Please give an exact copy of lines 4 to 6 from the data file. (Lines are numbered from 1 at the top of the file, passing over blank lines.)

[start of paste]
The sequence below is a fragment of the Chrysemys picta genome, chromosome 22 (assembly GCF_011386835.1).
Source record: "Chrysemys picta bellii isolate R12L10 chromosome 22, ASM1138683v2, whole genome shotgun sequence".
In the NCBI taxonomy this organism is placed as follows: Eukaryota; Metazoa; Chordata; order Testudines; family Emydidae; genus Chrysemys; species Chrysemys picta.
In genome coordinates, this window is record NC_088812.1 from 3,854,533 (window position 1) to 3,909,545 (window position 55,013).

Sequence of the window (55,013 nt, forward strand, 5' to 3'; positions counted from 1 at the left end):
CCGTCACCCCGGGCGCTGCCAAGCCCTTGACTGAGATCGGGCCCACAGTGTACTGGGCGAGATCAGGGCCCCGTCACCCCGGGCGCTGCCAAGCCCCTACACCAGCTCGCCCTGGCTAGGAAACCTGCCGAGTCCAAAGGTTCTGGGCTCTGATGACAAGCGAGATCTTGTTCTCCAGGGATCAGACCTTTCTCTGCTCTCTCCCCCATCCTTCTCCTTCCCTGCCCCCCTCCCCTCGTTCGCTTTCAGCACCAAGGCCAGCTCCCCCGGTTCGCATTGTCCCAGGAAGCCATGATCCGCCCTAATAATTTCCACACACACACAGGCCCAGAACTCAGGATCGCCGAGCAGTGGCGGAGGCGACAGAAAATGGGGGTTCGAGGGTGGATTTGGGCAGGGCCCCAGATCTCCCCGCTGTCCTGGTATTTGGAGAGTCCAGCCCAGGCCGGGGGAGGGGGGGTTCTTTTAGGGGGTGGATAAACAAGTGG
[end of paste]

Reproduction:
In genome coordinates, this window is record NC_088812.1 from 3,854,533 (window position 1) to 3,909,545 (window position 55,013).

Sequence of the window (55,013 nt, forward strand, 5' to 3'; positions counted from 1 at the left end):
CCGTCACCCCGGGCGCTGCCAAGCCCTTGACTGAGATCGGGCCCACAGTGTACTGGGCGAGATCAGGGCCCCGTCACCCCGGGCGCTGCCAAGCCCCTACACCAGCTCGCCCTGGCTAGGAAACCTGCCGAGTCCAAAGGTTCTGGGCTCTGATGACAAGCGAGATCTTGTTCTCCAGGGATCAGACCTTTCTCTGCTCTCTCCCCCATCCTTCTCCTTCCCTGCCCCCCTCCCCTCGTTCGCTTTCAGCACCAAGGCCAGCTCCCCCGGTTCGCATTGTCCCAGGAAGCCATGATCCGCCCTAATAATTTCCACACACACACAGGCCCAGAACTCAGGATCGCCGAGCAGTGGCGGAGGCGACAGAAAATGGGGGTTCGAGGGTGGATTTGGGCAGGGCCCCAGATCTCCCCGCTGTCCTGGTATTTGGAGAGTCCAGCCCAGGCCGGGGGAGGGGGGGTTCTTTTAGGGGGTGGATAAACAAGTGG